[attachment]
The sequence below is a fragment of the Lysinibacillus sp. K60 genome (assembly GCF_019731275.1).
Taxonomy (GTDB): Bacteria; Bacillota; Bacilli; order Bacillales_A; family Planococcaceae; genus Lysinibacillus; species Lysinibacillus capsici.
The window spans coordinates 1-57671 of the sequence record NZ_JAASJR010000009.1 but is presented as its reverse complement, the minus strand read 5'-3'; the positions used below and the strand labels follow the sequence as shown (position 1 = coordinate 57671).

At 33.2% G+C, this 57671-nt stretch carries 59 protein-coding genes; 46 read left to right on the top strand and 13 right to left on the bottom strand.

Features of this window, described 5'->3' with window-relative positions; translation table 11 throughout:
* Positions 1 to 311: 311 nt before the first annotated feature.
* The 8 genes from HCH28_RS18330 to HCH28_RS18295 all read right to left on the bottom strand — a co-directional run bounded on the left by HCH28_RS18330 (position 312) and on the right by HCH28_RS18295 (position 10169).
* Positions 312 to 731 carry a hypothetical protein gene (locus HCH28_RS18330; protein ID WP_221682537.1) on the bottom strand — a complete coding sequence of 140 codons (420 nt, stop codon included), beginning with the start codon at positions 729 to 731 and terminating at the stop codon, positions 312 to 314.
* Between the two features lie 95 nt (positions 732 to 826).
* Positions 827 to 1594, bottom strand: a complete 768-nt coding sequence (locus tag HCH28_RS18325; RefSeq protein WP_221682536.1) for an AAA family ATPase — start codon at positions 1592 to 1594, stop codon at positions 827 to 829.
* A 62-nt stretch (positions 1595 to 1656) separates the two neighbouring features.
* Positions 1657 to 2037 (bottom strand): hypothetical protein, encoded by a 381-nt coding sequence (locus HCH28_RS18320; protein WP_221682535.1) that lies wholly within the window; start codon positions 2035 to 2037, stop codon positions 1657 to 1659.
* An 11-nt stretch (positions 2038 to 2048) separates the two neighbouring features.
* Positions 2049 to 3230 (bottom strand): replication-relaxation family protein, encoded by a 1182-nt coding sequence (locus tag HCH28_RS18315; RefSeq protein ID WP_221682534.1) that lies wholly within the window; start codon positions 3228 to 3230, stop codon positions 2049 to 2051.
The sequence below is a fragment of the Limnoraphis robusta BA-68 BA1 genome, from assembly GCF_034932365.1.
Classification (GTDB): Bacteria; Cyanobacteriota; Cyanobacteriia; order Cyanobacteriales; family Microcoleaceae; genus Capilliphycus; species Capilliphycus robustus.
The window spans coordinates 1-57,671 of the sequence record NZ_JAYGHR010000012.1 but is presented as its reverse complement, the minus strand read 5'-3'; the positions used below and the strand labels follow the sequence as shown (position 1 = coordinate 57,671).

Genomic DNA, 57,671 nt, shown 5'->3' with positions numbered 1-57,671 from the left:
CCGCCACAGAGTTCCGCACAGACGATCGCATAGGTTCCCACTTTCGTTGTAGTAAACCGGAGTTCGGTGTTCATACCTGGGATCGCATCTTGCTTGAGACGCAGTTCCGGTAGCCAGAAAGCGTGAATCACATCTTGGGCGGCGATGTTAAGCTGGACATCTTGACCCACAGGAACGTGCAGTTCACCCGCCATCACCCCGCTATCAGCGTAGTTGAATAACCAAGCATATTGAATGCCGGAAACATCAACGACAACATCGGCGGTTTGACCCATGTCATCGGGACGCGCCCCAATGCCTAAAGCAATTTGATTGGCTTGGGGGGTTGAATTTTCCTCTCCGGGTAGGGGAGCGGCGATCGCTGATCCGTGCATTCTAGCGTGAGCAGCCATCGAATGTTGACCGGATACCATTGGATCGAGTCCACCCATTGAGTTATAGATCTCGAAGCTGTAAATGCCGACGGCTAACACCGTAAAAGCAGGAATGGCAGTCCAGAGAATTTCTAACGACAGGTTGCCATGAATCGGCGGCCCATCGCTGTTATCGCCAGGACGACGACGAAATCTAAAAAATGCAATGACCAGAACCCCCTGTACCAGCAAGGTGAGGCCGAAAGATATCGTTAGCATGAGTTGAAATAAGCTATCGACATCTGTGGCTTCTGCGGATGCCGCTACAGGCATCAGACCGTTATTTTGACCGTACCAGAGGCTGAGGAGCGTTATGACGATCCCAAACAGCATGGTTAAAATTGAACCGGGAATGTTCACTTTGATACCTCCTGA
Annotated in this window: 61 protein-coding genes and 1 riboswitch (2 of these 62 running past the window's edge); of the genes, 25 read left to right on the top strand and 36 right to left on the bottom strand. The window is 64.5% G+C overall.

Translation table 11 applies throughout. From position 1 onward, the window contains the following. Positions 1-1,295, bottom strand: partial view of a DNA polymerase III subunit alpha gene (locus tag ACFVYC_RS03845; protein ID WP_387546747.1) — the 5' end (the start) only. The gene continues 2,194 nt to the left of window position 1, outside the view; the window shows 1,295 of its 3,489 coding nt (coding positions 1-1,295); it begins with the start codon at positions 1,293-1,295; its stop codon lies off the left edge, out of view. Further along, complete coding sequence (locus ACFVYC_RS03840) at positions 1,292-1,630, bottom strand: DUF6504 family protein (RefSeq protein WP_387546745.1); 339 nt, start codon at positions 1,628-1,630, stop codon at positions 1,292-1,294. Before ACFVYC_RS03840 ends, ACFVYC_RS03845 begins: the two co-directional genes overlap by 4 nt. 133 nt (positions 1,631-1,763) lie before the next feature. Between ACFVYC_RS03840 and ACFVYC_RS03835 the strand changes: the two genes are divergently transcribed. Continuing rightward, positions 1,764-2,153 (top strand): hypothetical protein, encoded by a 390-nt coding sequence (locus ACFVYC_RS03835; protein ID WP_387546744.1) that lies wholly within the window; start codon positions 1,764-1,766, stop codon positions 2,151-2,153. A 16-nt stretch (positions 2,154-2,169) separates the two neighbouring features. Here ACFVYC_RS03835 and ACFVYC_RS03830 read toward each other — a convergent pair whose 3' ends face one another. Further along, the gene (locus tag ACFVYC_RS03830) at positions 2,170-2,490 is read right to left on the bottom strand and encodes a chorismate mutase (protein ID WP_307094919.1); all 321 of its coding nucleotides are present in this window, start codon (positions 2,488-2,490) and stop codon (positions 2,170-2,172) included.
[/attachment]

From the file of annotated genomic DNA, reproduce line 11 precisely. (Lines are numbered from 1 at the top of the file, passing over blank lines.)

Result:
* A 62-nt stretch (positions 1595 to 1656) separates the two neighbouring features.